By William Urban

Kosovo's recent declaration of independence was not a surprise, but it was not universally welcomed, either. No other event of recent times will stir up more Russian anger against America.

President Bush recognizing the new state runs against one of the most important myths of Russian culture, pan-Slavism, a belief that all Slavs share fundamental cultural and religious values and, specifically, that Russians must protect the small Slavic states in the Balkans.

I know about Kosovo from having taken students to Yugoslavia in 1986, part of a semester program based in Zagreb. Even then travel to Kosovo was not easy. The Serb-dominated government of Yugoslavia had clamped down on centers of peaceful dissent, such as the universities.The Yugoslav government sought to discourage outside visitors by forbidding them to spend the night in Kosovo. Since there were no Western-level hotels within driving distance, that was an effective policy.

I managed to find a lesser quality hotel for us in Montenegro, right on the border, in a town that could have been used for a Clint Eastwood movie. Consequently we were able to visit the Serbian monasteries and see more or less where the climatic battle of Serbian history was fought (and lost) against the Turks in 1389. As our bus pulled into Pec, the largest city in northern Kosovo, people gathered to see who we were. When they discovered that the students were Americans, they gleefully took them to their individual homes for lunch.

America was their only hope, they believed, to escape what they thought was a vicious cycle of repression and oppression. We went on to Macedonia, then a few days later came back through Pristina, which is today Kosovo's capital.

Over the course of months it became clear that Yugoslavia was in trouble. The state had been created after the first World War to unite speakers of Serbo-Croatian. Awkwardly, this included Bosnians (who were Muslims) and Croatians (who were Roman Catholics). By 1986 many Serbs and many others in that multinational land still held to the original dream of all southern Slavs living together in peace. But those who believed in a violent solution to the nation's ethnic problems were growing stronger.

Not only did Albanian-speaking Kosovars not fit, but they also were Muslims living in the original homeland of the Serbian people. Many Serbs had the attitude that all Muslims were essentially Turks, and that all Turks were enemies.

When Slobodan Milosevic became president of Serbia in 1989, he pointed to the need for Serbs to act firmly in Kosovo, then gutted the Yugoslav constitution to keep them in their place. That led to the secession of Slovenia and Croatia, then Bosnia and Macedonia. The terrible civil war of the early 1990s began as an effort to keep Yugoslavia together but evolved into taking all lands that were inhabited by Serbs or were deemed necessary to connect those territories together. As far as Milosevic was concerned, the Kosovars should have gone back to Albania, from whence they came in the early 1700s.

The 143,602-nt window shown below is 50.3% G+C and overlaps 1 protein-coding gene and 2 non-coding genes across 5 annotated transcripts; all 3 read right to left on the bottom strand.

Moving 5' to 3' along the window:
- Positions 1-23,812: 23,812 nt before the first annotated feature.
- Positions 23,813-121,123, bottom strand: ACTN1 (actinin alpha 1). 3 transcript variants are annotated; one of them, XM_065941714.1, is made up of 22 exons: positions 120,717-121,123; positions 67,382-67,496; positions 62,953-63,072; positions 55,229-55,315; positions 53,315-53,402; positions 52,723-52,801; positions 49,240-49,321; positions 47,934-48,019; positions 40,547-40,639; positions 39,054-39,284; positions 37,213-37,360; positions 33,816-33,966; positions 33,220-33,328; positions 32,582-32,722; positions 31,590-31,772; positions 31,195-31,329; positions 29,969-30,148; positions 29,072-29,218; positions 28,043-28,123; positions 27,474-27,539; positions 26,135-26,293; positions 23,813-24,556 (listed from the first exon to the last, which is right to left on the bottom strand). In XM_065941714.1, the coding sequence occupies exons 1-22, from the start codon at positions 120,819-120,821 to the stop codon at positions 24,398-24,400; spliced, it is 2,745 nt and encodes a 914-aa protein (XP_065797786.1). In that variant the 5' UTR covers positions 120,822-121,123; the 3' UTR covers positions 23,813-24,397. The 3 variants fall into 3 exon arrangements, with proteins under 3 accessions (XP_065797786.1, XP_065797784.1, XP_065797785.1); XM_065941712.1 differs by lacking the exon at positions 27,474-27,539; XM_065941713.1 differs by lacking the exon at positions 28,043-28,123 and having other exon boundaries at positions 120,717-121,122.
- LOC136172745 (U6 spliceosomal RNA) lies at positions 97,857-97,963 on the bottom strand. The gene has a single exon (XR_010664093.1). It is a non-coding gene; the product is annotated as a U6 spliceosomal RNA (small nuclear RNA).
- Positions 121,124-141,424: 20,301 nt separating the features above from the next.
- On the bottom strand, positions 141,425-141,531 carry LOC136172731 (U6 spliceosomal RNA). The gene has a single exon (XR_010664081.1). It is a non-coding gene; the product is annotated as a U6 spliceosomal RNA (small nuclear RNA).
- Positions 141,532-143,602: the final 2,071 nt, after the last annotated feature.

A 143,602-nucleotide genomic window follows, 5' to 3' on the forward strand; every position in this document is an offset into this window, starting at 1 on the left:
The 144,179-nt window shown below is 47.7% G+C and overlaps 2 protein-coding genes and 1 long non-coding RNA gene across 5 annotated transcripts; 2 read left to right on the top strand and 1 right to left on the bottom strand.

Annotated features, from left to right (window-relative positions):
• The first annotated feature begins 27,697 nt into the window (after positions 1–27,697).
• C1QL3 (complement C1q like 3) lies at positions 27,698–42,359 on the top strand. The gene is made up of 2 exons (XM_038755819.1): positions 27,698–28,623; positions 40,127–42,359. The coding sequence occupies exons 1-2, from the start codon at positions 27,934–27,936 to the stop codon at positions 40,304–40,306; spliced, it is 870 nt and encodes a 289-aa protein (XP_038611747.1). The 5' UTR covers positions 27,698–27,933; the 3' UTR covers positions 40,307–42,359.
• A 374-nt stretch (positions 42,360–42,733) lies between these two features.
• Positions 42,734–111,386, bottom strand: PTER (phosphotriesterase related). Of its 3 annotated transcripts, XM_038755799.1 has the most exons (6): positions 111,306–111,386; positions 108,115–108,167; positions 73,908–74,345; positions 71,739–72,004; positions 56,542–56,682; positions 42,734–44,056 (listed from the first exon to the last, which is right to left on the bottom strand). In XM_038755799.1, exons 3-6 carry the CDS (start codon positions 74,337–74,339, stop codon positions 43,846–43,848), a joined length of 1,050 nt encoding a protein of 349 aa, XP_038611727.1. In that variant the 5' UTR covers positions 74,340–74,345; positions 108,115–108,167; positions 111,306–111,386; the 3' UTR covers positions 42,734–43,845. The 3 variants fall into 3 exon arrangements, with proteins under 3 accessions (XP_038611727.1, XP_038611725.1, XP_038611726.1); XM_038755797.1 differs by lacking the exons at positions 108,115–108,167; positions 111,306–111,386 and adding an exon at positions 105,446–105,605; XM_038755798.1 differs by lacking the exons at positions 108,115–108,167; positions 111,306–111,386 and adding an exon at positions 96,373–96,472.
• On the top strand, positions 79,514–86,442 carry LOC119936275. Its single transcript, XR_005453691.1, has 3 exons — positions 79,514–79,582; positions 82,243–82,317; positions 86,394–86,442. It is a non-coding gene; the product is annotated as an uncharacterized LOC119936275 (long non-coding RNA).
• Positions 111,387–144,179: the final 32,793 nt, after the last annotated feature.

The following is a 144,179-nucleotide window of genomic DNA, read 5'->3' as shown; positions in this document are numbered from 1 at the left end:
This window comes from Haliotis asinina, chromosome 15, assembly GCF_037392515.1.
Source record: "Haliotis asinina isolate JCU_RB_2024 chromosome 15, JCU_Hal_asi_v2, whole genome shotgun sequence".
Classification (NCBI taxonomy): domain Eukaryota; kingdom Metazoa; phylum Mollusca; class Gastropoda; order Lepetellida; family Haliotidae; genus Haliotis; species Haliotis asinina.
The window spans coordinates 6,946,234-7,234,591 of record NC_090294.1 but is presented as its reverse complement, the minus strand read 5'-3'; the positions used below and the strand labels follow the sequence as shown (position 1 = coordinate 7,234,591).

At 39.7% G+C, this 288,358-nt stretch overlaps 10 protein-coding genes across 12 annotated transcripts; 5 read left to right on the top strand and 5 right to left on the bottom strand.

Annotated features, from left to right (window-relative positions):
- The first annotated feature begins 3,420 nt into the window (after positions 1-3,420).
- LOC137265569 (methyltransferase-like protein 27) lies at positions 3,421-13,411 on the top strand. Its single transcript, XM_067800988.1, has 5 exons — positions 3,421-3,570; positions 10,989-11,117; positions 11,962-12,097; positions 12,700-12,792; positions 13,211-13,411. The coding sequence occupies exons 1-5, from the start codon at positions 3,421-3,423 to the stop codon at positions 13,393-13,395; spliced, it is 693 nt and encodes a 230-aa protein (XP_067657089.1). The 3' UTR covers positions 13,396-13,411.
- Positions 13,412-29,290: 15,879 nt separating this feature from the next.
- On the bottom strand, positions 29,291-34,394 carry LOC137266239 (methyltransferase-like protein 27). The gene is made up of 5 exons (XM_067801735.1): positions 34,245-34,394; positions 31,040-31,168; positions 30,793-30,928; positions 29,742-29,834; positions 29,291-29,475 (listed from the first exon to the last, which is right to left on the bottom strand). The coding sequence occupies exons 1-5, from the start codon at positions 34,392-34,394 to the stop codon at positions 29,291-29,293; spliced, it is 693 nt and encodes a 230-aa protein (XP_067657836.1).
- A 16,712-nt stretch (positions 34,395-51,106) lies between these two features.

Milosevic's ethnic cleansing started against Catholic Croatians, then included Muslim

Bosnians. President George H.W. Bush stood aside, worrying about the problems that arise when a multinational state breaks up. That was his reason for trying to keep the Soviet Union together and for opposing independence for Shiites and Kurds in Iraq after the Gulf War. President Clinton tried to do the same, but when the number of refugees threatened to destabilize neighboring countries, he first allowed weapons to slip through the blockade, then led NATO into bombing the Serbs into surrender. He had to do it again to rescue the Kosovars.

This is no story of right on one side, wrong on the other, though it is hard to justify Milosevic's brutal plans to physically remove non-Serbs from their homelands. Opportunities for Kosovars to get jobs had been so limited that they had gravitated into the black market opportunities

that abounded in every Communist state.

We would see them on the street, easily spotted by their darker complexion and skull caps, scurrying from one job to another, obviously working on their own. From this illegal activity it was an easy step to others. Consequently, crime both organized and unorganized were attributed to Kosovars. And Kosovars did riot and threaten Serbian neighbors, especially after the civil war began.

Allowing Kosovo to declare its independence raises an important question: How far should states be allowed to break apart? What happens if Albanians in Macedonia and Montenegro want to form a larger, new state with Kosovo and Albania? What if the Serbs in Kosovo, Montenegro and Bosnia want to join Serbia? If it were only a matter of language or religion, that could be arranged. But there are economic reasons to keep borders as they are and historical ties to specific locations such as the Serbian monasteries and churches in Kosovo.

The problems of what the United Nations calls 'former Yugoslavia' are basic, intertwined and unlikely to disappear soon. Nor will Russia forget its recent humiliating inability to stop the United States from defeating Milosevic, then the U.N. from putting him on trial for war crimes. Milosevic died in custody, but his widow is in Russia, defending Serbia's claims to all its ancient lands.

We have not heard the last of this problem.

WILLIAM URBAN is Lee L. Morgan professor of history and international studies at Monmouth College.

Peoria Journal Star (March 16, 2008), 5.